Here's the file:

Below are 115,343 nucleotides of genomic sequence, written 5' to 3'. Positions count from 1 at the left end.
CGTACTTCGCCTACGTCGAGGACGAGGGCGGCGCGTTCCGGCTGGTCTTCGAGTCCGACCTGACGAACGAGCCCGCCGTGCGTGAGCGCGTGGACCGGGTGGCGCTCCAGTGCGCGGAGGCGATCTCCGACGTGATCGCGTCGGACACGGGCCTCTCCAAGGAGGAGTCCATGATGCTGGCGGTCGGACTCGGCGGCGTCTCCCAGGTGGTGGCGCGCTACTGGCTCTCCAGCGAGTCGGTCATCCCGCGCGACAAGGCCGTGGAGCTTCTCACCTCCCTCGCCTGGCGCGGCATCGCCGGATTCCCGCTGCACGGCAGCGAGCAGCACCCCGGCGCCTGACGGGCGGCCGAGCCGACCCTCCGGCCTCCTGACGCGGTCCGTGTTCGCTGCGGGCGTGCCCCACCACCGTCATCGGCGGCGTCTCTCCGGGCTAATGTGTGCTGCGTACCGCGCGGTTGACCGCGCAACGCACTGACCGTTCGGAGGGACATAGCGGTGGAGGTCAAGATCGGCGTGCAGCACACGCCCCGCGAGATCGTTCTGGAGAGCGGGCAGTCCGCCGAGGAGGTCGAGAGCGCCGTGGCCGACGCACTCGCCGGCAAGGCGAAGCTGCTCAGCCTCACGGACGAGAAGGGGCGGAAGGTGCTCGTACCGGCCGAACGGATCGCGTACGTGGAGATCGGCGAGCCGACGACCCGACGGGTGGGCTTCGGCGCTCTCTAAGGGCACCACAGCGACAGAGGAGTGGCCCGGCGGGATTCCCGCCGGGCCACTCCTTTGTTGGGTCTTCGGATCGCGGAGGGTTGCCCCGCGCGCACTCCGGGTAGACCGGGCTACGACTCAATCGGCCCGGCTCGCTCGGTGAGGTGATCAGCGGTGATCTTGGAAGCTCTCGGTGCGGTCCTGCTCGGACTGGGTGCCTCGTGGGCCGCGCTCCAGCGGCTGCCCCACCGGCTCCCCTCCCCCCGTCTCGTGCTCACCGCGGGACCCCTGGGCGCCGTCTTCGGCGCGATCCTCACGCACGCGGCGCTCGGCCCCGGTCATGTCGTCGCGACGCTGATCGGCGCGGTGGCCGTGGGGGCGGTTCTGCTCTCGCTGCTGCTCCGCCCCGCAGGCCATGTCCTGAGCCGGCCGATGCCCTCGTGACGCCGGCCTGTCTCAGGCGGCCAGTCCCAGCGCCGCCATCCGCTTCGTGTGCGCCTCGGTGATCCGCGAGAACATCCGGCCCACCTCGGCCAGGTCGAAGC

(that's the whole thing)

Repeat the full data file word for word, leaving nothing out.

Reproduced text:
Below are 115,343 nucleotides of genomic sequence, written 5' to 3'. Positions count from 1 at the left end.
CGTACTTCGCCTACGTCGAGGACGAGGGCGGCGCGTTCCGGCTGGTCTTCGAGTCCGACCTGACGAACGAGCCCGCCGTGCGTGAGCGCGTGGACCGGGTGGCGCTCCAGTGCGCGGAGGCGATCTCCGACGTGATCGCGTCGGACACGGGCCTCTCCAAGGAGGAGTCCATGATGCTGGCGGTCGGACTCGGCGGCGTCTCCCAGGTGGTGGCGCGCTACTGGCTCTCCAGCGAGTCGGTCATCCCGCGCGACAAGGCCGTGGAGCTTCTCACCTCCCTCGCCTGGCGCGGCATCGCCGGATTCCCGCTGCACGGCAGCGAGCAGCACCCCGGCGCCTGACGGGCGGCCGAGCCGACCCTCCGGCCTCCTGACGCGGTCCGTGTTCGCTGCGGGCGTGCCCCACCACCGTCATCGGCGGCGTCTCTCCGGGCTAATGTGTGCTGCGTACCGCGCGGTTGACCGCGCAACGCACTGACCGTTCGGAGGGACATAGCGGTGGAGGTCAAGATCGGCGTGCAGCACACGCCCCGCGAGATCGTTCTGGAGAGCGGGCAGTCCGCCGAGGAGGTCGAGAGCGCCGTGGCCGACGCACTCGCCGGCAAGGCGAAGCTGCTCAGCCTCACGGACGAGAAGGGGCGGAAGGTGCTCGTACCGGCCGAACGGATCGCGTACGTGGAGATCGGCGAGCCGACGACCCGACGGGTGGGCTTCGGCGCTCTCTAAGGGCACCACAGCGACAGAGGAGTGGCCCGGCGGGATTCCCGCCGGGCCACTCCTTTGTTGGGTCTTCGGATCGCGGAGGGTTGCCCCGCGCGCACTCCGGGTAGACCGGGCTACGACTCAATCGGCCCGGCTCGCTCGGTGAGGTGATCAGCGGTGATCTTGGAAGCTCTCGGTGCGGTCCTGCTCGGACTGGGTGCCTCGTGGGCCGCGCTCCAGCGGCTGCCCCACCGGCTCCCCTCCCCCCGTCTCGTGCTCACCGCGGGACCCCTGGGCGCCGTCTTCGGCGCGATCCTCACGCACGCGGCGCTCGGCCCCGGTCATGTCGTCGCGACGCTGATCGGCGCGGTGGCCGTGGGGGCGGTTCTGCTCTCGCTGCTGCTCCGCCCCGCAGGCCATGTCCTGAGCCGGCCGATGCCCTCGTGACGCCGGCCTGTCTCAGGCGGCCAGTCCCAGCGCCGCCATCCGCTTCGTGTGCGCCTCGGTGATCCGCGAGAACATCCGGCCCACCTCGGCCAGGTCGAAGC